Ornidazole, an antimicrobial drug similar to metronidazole, was tested in patients with chronic periodontitis, combined with scaling and root planing, and compared with scaling and root planing plus placebo. The results in the clinical variables at 6 months were significant in favor of the adjunctive use of the systemic antimicrobial. Silva et al. compared the adjunctive use of metronidazole alone with scaling and root planing versus the combination of metronidazole and amoxicillin, and with a placebo in patients with chronic periodontitis. Clinical and microbiological outcomes after 3 months revealed that the combination resulted in significantly better outcomes when compared with the placebo, whereas the comparisons with the metronidazole-alone group were not statistically significant.
Adjunctive use of metronidazole may be advantageous in the treatment of sites where effective root planing is precluded due to deep pockets or when anaerobic periodontal infections do not respond to conventional therapy.
A systematic review of concomitant administration of systemic amoxicillin and metronidazole (amoxicillin + metronidazole) and scaling and root planing indicated the benefit of combination therapy compared to scaling and root planing alone.
Mombelli et al. in 2015 found that in patients with moderate to advanced periodontitis, systemic amoxicillin plus metronidazole significantly enhanced the effects of full-mouth scaling and root planing. In large, we found in this review that most practitioners prescribe antibiotics for 8 through 15 days, which is estimated as a long duration. There is little evidence in the literature to support the appropriate duration of treatment. However, therapeutic antibiotics typically are prescribed for 7 days or until 3-day symptom resolution. Long durations exceeding 7 through 10 days often are indicated in patients who are immunosuppressed or those with severe infections.
If systemic antimicrobials are indicated in periodontal therapy, they should be adjunctive to mechanical debridement. Indirect evidence suggests that antibiotic intake should start the day of periodontal debridement completion. Debridement should be completed within a short time (preferably 1 week) and with an adequate quality, to optimize the results.,
The appropriateness of antibiotics in dentistry and in periodontology must, in the light of recent scientific evidence, certainly be reassessed critically, especially in light of the additional long-term benefit and of all possible adverse drug reactions that may arise for the patient.
Indeed, the side effects of antibiotics applied in the treatment of periodontal diseases, the obtained results show that patients are at the risk of:
- Allergy (5%)
- Nephritis (3%)
- Hematological problems (2%–2.5%)
- Gastrointestinal problems (5.5%)
- Disturbance in the nervous system (2%)
- Signs of allergy on the skin (5.5%)
- Problems with electrolytes displayed in lower percentages.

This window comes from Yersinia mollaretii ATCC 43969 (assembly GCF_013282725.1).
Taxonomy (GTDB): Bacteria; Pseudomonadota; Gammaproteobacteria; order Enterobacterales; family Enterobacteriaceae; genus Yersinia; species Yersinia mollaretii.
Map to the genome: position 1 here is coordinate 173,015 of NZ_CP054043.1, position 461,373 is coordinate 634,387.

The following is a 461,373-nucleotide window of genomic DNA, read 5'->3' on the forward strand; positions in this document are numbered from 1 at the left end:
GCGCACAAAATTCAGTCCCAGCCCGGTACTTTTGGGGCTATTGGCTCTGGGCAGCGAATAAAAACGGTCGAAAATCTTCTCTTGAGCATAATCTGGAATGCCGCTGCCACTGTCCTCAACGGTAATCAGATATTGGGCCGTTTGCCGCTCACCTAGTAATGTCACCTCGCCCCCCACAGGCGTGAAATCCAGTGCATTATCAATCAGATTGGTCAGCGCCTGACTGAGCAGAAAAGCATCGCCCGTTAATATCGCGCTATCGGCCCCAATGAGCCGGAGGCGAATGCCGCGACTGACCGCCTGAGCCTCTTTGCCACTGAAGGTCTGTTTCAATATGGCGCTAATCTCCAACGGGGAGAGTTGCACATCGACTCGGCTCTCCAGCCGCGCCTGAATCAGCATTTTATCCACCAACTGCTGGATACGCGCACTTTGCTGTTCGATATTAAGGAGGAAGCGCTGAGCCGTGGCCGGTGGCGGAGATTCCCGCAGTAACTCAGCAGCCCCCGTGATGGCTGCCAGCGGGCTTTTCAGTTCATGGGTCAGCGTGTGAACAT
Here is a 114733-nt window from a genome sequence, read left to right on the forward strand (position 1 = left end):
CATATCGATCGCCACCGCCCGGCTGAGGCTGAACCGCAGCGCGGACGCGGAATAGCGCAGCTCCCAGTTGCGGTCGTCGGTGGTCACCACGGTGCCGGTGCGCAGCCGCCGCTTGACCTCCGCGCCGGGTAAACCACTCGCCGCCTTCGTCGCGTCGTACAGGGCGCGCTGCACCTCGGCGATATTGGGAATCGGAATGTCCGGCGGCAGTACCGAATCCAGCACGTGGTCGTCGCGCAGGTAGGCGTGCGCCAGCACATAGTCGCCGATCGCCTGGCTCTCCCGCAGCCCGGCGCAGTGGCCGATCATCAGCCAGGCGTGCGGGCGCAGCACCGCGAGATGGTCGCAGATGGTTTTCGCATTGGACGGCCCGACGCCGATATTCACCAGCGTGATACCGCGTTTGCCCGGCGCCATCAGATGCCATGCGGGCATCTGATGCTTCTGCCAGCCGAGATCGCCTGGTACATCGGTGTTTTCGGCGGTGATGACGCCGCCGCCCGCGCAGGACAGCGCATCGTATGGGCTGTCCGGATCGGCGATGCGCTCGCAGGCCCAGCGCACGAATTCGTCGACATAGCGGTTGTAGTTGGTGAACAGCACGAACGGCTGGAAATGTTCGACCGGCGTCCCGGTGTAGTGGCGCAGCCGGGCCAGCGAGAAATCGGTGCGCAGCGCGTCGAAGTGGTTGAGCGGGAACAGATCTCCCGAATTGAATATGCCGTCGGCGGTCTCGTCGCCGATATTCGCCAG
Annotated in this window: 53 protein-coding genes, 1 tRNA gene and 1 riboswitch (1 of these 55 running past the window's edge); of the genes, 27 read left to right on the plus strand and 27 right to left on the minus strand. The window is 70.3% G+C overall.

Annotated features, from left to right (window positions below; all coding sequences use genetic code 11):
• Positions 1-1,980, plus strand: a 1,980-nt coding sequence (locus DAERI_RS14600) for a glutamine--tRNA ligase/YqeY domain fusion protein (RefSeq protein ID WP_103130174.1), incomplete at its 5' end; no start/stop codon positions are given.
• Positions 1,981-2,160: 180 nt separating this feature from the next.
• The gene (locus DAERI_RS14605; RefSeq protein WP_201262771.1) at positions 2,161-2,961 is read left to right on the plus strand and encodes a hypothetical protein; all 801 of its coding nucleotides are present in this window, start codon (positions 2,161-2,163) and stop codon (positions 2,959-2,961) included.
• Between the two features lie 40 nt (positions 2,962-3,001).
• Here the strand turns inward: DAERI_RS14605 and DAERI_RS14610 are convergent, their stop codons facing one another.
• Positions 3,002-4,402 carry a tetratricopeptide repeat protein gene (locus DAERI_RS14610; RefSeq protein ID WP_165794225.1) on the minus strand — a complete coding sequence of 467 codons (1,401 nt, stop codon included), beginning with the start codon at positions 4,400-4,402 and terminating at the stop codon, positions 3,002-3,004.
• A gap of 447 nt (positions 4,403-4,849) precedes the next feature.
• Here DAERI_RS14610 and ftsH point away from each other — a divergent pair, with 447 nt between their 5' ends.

Proposed strategies to reduce the risk of bacterial antimicrobial resistance include prescribing two drugs with synergistic or complementary effect and administration of antibiotics at a high dose for a short period.
The Faculty of General Dental Practice UK and the Faculty of Dental Surgery of the Royal College of Surgeons of England have published the third edition of Antimicrobial Prescribing in Dentistry – Good Practice Guidelines. The principles of this guideline are summarized in [Table 4].
|Table 4: The principles of antibiotic prescription guidelines of faculty of general dental practice and faculty of dental surgery|
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The results of these analyses will help stakeholders understand the prescribing practices of dentists in Morocco and, ultimately, aid in the development of helpful antimicrobial stewardship efforts orienting prescription scheme. Finally, we propose the development of practical and definitive antibiotic prescribing guidelines with a clear description of indications and regimens to facilitate case selection and ease of use. Once in place, the uptake of and adherence to these clinical guidelines should be monitored continuously.
| Conclusion|| |
Systemic antibiotics are prescribed for different conditions according to variable protocols. The appropriateness of antibiotic prescription must be reassessed critically to improve antibiotic stewardship among dentists.
Limits of the study
Among the limitations of this study, we can mention the low response rate; from 2440 questionnaires, we obtained just 255 responders. Hence, a rate of response was 10.5%. This rate can be explained by the lack of time of some practitioners, and/or the negative public perception on confidentiality or anonymity of online surveys. Despite this low rate, this study allowed a perception of antibiotic prescribing patterns of the dentists in Morocco.
Financial support and sponsorship
Conflicts of interest
There are no conflicts of interest.
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[Table 1], [Table 2], [Table 3], [Table 4]